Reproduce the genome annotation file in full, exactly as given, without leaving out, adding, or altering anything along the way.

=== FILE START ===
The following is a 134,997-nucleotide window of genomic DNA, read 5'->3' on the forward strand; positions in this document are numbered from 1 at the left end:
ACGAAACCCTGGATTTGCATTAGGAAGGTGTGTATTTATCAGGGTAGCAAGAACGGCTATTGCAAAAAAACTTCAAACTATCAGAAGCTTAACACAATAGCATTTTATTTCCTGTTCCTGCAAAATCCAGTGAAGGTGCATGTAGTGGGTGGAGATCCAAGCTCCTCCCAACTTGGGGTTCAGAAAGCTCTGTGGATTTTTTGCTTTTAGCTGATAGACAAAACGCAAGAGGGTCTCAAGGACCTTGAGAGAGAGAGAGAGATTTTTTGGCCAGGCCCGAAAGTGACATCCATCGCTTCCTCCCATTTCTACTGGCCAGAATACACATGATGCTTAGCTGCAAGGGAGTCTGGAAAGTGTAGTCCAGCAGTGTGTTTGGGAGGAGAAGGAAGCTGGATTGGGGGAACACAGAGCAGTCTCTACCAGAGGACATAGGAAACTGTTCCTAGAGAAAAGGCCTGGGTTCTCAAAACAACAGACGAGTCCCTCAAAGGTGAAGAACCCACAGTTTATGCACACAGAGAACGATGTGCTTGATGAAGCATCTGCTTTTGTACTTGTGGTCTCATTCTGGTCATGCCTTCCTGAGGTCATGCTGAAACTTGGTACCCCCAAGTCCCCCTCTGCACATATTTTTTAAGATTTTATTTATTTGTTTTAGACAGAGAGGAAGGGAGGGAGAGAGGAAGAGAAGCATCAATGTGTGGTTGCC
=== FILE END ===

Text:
The following is a 134,997-nucleotide window of genomic DNA, read 5'->3' on the forward strand; positions in this document are numbered from 1 at the left end:
ACGAAACCCTGGATTTGCATTAGGAAGGTGTGTATTTATCAGGGTAGCAAGAACGGCTATTGCAAAAAAACTTCAAACTATCAGAAGCTTAACACAATAGCATTTTATTTCCTGTTCCTGCAAAATCCAGTGAAGGTGCATGTAGTGGGTGGAGATCCAAGCTCCTCCCAACTTGGGGTTCAGAAAGCTCTGTGGATTTTTTGCTTTTAGCTGATAGACAAAACGCAAGAGGGTCTCAAGGACCTTGAGAGAGAGAGAGAGATTTTTTGGCCAGGCCCGAAAGTGACATCCATCGCTTCCTCCCATTTCTACTGGCCAGAATACACATGATGCTTAGCTGCAAGGGAGTCTGGAAAGTGTAGTCCAGCAGTGTGTTTGGGAGGAGAAGGAAGCTGGATTGGGGGAACACAGAGCAGTCTCTACCAGAGGACATAGGAAACTGTTCCTAGAGAAAAGGCCTGGGTTCTCAAAACAACAGACGAGTCCCTCAAAGGTGAAGAACCCACAGTTTATGCACACAGAGAACGATGTGCTTGATGAAGCATCTGCTTTTGTACTTGTGGTCTCATTCTGGTCATGCCTTCCTGAGGTCATGCTGAAACTTGGTACCCCCAAGTCCCCCTCTGCACATATTTTTTAAGATTTTATTTATTTGTTTTAGACAGAGAGGAAGGGAGGGAGAGAGGAAGAGAAGCATCAATGTGTGGTTGCC